Critical Materials Recovery from Recycled Lithium-ion Batteries

M. Shi, D.E. Molina Montes de Oca, L.A. Diaz, J.R. Klaehn, A.D. Wilson, T.E. Lister
Idaho National Laboratory,
United States

Keywords: critical materials, lithium-ion battery, recycling, lithium, cobalt, nickel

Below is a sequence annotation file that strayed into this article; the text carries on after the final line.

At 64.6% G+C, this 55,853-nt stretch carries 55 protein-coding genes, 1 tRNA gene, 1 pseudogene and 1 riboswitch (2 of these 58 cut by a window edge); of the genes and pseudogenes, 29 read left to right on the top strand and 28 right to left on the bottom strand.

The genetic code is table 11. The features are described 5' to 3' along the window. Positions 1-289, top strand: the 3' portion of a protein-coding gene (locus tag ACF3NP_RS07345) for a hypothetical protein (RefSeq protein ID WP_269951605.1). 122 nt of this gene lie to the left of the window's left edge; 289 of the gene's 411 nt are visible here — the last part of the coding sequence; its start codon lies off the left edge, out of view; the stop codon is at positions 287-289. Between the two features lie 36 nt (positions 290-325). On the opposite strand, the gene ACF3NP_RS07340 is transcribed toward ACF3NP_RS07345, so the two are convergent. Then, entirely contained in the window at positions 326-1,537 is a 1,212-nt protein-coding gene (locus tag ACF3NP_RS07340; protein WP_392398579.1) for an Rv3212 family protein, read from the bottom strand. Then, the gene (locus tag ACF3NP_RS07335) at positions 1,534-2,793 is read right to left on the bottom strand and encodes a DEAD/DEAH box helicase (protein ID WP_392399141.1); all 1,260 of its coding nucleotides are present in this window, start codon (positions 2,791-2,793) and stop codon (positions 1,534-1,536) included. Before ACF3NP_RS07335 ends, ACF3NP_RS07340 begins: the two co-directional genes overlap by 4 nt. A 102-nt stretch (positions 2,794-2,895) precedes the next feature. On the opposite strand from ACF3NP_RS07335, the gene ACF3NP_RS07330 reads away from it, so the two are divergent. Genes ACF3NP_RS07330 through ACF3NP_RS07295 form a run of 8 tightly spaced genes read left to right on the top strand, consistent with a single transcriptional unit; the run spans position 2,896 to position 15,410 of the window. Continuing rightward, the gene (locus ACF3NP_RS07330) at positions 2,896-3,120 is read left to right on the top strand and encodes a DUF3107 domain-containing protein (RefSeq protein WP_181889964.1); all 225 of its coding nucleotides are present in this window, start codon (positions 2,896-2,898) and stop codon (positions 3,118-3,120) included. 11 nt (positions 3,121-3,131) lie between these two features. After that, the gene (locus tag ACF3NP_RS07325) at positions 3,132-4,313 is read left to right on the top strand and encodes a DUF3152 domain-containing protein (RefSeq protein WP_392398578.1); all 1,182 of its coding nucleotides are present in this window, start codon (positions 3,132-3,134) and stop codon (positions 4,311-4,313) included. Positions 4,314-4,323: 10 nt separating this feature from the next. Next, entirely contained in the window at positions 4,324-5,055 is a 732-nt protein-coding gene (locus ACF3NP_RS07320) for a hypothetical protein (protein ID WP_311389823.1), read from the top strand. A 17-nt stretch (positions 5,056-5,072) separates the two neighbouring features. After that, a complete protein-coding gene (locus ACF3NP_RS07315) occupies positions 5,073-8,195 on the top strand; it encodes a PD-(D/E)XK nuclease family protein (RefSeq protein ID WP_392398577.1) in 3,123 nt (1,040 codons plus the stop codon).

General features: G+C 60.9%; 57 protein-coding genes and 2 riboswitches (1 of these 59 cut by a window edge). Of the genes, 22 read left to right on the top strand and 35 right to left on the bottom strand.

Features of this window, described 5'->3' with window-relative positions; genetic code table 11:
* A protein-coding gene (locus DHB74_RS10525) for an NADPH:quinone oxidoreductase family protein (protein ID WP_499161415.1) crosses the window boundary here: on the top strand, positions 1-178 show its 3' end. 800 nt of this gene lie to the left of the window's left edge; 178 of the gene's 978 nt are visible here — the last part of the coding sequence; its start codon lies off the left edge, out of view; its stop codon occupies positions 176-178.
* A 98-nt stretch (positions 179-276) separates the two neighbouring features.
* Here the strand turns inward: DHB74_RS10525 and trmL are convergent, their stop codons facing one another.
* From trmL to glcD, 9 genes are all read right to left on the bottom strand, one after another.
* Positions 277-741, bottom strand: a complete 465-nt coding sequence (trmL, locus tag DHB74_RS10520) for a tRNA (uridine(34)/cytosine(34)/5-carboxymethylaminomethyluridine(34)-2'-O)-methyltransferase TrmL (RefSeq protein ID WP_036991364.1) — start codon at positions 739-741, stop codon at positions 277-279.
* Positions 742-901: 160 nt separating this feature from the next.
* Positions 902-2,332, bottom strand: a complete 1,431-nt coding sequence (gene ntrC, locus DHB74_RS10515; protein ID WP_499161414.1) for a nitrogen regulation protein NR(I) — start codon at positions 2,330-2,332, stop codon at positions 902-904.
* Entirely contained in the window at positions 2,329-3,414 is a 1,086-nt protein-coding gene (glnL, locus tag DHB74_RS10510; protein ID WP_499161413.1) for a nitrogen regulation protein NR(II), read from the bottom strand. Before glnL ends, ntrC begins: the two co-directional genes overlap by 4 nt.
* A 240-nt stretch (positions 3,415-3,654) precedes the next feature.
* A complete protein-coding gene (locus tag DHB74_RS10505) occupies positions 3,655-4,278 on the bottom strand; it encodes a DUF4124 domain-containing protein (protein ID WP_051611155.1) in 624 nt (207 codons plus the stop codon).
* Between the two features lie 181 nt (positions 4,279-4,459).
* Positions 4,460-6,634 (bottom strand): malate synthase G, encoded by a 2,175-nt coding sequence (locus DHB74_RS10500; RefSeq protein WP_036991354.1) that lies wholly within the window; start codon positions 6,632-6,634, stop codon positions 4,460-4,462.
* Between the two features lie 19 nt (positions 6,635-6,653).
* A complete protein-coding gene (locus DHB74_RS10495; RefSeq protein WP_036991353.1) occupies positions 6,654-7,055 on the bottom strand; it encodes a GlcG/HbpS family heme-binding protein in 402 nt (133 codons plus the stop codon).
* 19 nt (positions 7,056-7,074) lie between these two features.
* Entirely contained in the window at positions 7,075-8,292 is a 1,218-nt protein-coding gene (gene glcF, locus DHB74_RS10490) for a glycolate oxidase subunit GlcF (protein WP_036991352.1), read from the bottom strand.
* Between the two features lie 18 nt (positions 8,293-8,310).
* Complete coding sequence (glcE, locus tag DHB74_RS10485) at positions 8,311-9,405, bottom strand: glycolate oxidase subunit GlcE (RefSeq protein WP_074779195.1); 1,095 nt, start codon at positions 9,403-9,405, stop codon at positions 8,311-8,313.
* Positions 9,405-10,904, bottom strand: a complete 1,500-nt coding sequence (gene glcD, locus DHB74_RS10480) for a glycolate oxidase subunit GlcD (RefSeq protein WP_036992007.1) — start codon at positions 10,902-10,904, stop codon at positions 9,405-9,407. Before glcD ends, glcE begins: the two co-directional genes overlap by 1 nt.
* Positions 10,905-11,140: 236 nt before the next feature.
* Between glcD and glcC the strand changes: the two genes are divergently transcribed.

To strengthen the domestic critical materials supply chain for battery materials, end-of-life lithium-ion batteries (LIBs) are promising sources of lithium (Li), cobalt (Co), nickel (Ni) and graphite. Aiming to recover critical materials from spent LIBs, we have developed a series of operations to extract individual metals from the shredded LIB based on their electrochemical (EC) and chemical properties. The EC-Leach process can dissolve metals from the waste batteries to produce a metal-rich Cu-free leachate solution while isolating graphite and metallic copper. This leachate contains around 99% of critical metals in the shredded LIB materials, as well as impurity metals such as Al and Fe. To purify the leachate solution, a precipitation step has been developed to effectively remove the impurities and convert them into value-added side products. The purified leachate is then processed through separation stages. Based on customer needs and the properties of the feedstock, a series of customized procedures such as precipitation, solvent extraction or ion-exchange are applied to separate Co and Ni individually. To recover Li from the remaining Li-rich leachate, an electrodialysis process has also been developed. A CO2-capture agent has been incorporated to effectively isolate lithium carbonate. This method has also been applied to the Li recovery from natural brines. In total, these activities have produced high purity NiSO4, CoSO4, and Li2CO3. Through these methods, we have developed and demonstrated options which can be coupled with traditional methods used in mining to recover critical materials from LIBs.